Tennessee is not recruiting well just because they got 18 dudes
A couple weeks ago, I put together a google map with all of the Michigan bars I'm aware of (and also everything from the spreadsheet that bouje has been maintaining.) The map is here.
Hopefully this will prevent the "where's the Michigan bar in Pittsburgh/Fresno/Topeka/wherever" threads that pop up every week, but if your favorite gameday hangout isn't on here, put it in the thread and let me know. I'll do my best to keep the map up to date.
Says he wants to graduate early and compete for a championship. Both jobs done with this move. Grayson's program is much better than Newton's, at Georgia's highest level of high school football. It's also worth noting that Newton County schools do not have a early graduation program, while Gwinnett County schools do.
Bottom line for Michigan is Kurt Taylor will go up against the best high school competition Georgia has to offer (in addition to a clash with IMG Academy in Grayson on August 26) this 2016 football season, and it looks like he'll be in Ann Arbor by the spring of 2017.
YouTube user Gamecox68 has put out a few great videos like this. One was posted here back in January of last season's highlights. They also posted a fantastic recap of Harbaugh's hire and what followed.
This video is from the Citrus Bowl on and is mostly media spots, the recruiting cycle, the camps fiasco, spring practice (including at IMG), firing over bows on twitter, Ford Field, the Spring game, and some other random stuff. It was posted last week, so it doesn't include the camps that have already taken place. Great (long! like 2 hours long) recap of the offseason thus far. Watch the other videos as you have time as well, as they're all great.
Ben Kercheval (who?) over at CBS Sports posted a piece yessterday about the 16 most irreplaceable players in college football right now. #16 (which, why he didn't just go with 15 is beyond me) on the list is Michigan's De'Veon Smith. Granted, the stated premise of the article is not to list the best players, but the foundational players for a team that would most greatly affect their team should they for some reason not be able to play next season. Still, I found Smith to be a profound choice.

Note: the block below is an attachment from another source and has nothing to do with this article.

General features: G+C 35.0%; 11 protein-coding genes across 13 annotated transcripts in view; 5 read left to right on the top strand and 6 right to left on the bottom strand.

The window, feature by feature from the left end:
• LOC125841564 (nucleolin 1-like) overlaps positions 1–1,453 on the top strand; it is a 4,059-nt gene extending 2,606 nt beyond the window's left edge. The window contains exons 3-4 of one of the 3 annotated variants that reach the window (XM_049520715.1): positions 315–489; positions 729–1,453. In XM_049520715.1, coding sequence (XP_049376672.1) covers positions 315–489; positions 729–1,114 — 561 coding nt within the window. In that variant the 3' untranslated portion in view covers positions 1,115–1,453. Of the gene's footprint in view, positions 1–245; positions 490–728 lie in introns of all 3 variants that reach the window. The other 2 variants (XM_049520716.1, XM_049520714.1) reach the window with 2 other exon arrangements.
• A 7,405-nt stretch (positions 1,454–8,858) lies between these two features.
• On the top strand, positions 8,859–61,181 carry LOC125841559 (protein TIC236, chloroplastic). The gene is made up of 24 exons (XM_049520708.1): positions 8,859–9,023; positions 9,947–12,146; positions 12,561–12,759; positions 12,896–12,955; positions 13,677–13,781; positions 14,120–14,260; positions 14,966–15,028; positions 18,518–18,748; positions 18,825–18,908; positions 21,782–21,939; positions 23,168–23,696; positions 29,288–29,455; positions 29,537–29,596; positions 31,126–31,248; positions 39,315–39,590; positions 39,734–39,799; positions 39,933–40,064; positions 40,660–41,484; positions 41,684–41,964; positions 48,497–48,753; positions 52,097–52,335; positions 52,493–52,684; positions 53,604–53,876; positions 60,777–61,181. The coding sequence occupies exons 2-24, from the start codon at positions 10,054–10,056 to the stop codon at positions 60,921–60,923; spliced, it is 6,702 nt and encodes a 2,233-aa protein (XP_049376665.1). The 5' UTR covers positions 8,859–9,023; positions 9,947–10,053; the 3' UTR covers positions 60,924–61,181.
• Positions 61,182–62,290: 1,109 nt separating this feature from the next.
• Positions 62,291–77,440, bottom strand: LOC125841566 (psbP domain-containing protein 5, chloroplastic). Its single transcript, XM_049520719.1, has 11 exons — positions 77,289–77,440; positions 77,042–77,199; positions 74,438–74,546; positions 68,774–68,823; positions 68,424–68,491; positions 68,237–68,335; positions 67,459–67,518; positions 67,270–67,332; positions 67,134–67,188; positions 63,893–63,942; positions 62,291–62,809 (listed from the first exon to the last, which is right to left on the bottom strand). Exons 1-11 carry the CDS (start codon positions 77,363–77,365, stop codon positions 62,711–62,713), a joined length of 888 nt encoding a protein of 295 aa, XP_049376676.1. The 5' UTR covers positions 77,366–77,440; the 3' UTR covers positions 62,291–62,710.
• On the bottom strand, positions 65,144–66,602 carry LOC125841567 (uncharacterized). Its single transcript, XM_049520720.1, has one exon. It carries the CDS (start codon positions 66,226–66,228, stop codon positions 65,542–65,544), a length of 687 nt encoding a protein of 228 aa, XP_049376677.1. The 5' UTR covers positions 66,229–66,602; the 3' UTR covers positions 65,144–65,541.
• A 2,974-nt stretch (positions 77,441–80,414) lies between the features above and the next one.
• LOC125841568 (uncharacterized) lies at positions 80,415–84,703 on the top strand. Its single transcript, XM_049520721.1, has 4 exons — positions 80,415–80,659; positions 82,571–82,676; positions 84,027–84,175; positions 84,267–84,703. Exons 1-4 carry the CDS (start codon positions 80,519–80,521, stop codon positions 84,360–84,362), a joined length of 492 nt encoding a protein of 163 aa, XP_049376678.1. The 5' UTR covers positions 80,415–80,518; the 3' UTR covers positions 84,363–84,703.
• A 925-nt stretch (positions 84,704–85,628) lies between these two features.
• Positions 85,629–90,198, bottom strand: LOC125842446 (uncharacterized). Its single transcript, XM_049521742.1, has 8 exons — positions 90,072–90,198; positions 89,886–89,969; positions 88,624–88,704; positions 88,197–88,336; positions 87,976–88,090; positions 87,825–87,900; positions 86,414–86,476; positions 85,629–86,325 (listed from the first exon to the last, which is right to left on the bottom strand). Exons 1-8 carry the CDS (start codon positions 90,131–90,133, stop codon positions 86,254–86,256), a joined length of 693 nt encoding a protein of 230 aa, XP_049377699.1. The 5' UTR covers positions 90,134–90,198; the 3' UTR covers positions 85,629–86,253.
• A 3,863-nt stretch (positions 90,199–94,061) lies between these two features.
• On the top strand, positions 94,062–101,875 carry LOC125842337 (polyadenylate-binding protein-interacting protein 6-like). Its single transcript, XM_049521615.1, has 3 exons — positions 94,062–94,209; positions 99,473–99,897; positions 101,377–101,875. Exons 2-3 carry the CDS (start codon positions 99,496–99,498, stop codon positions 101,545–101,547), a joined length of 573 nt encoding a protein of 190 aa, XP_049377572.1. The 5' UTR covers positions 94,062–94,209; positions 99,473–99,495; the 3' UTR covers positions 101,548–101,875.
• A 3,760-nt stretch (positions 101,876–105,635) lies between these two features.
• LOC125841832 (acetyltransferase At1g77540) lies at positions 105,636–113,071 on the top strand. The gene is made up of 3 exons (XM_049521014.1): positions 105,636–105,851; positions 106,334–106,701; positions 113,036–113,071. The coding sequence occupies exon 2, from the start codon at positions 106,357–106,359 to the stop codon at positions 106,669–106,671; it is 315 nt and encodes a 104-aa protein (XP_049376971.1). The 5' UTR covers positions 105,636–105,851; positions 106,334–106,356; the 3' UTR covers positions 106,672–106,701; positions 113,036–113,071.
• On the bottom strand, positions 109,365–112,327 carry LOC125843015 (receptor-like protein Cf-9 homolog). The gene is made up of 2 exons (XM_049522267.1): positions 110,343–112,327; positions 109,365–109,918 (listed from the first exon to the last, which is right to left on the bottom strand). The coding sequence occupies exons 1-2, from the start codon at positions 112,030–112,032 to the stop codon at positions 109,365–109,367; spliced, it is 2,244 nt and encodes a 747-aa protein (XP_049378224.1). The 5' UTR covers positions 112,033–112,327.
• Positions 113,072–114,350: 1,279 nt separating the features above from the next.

Yes, he's our best back. The coaching staff showed their hand a bit on Smith during the spring game, looping him in with other surefire starters and stars. Still, I feel like we're deep enough with experienced RBs to be able to fill the gap should Smith not be available. Between Isaac and Johnson, I feel confident we'd be okay at that position and our offense, though it'd look a little different maybe, wouldn't suffer much.
As far as who IS our most irreplaceable player, the name that comes to mind for me is Jourdan Lewis. Our depth at CB is not comparable to our depth at RB, and Smith is no Lewis in regards to greatness. Losing Lewis would certainly be a huge blow that would radically affect our defense. We might have to slide Peppers over into coverage (though I would imagine Stribling would take the edge and Peppers would lean closer to the inside), which would have an adverse effect on our LB depth as well. Aside from Peppers just not being as good in coverage as he is in roaming the field destroying people and blowing up screens, taking him out of the nickel role he played last year or the LB role Brown plans to use him in this year would shift our entire defense and leave us even more thin at our thinest spot.
For those reasons, I think you could make an argument for Peppers as well. But I think it'd be worse having to move him away from the middle of the field and more off to the side in coverage in addition to losing the best cover corner in the game. I'd rather have half the field locked down with Lewis and be thin at LB than have half the field locked down to a lesser extent with a player who is still growing in his coverage abilities and STILL be thin at LB.
So, who do you think is our most irreplaceable player? Did he get it right with Smith? Is it Lewis or Peppers? Or someone else?
FWIW, the top five from the article is 5. J.T. Barrett, 4. Leonard Fournette, 3. Deshaun Watson, 2. Baker Mayfield and 1. Christian McCaffrey, which I think is a pretty accurate top five. Also, I like the fact that we're the first team on this list. Shows that we have stars but also have depth and aren't reliant on one player too much.
The next wave of lawsuits are being filed, except this time it is more than just the NCAA, and includes conferences and universities as well. This IS a big deal and has potential to be very problematic, particularly if conferences and individual schools are held liable.
Former college football players at Penn State, Auburn, Georgia, Oregon, Utah and Vanderbilt are suing the NCAA, their former conference and -- in some instances -- their former school over how their concussions were treated.
Six class-action lawsuits filed Tuesday represent the start of the next wave of concussion litigation in college sports, even as the NCAA finalizes a $75 million settlement from a different lawsuit related to concussions. Chicago attorney Jay Edelson, who is leading this latest effort to sue the NCAA, said 40 to 50 class-action lawsuits will eventually get filed on behalf of tens of thousands of ex-football players.
"The goal of the suits is to get people who are injured financial compensation -- something that hasn't happened as of yet," Edelson said.
A federal judge in Illinois gave preliminary approval in January to the NCAA's settlement from a 2011 lawsuit brought by former Eastern Illinois football player Adrian Arrington over how the association handled concussions. The judge had one significant caveat: Athletes could still sue their university, conference and the NCAA as a class under certain terms, meaning the NCAA didn't receive the blanket immunity it sought.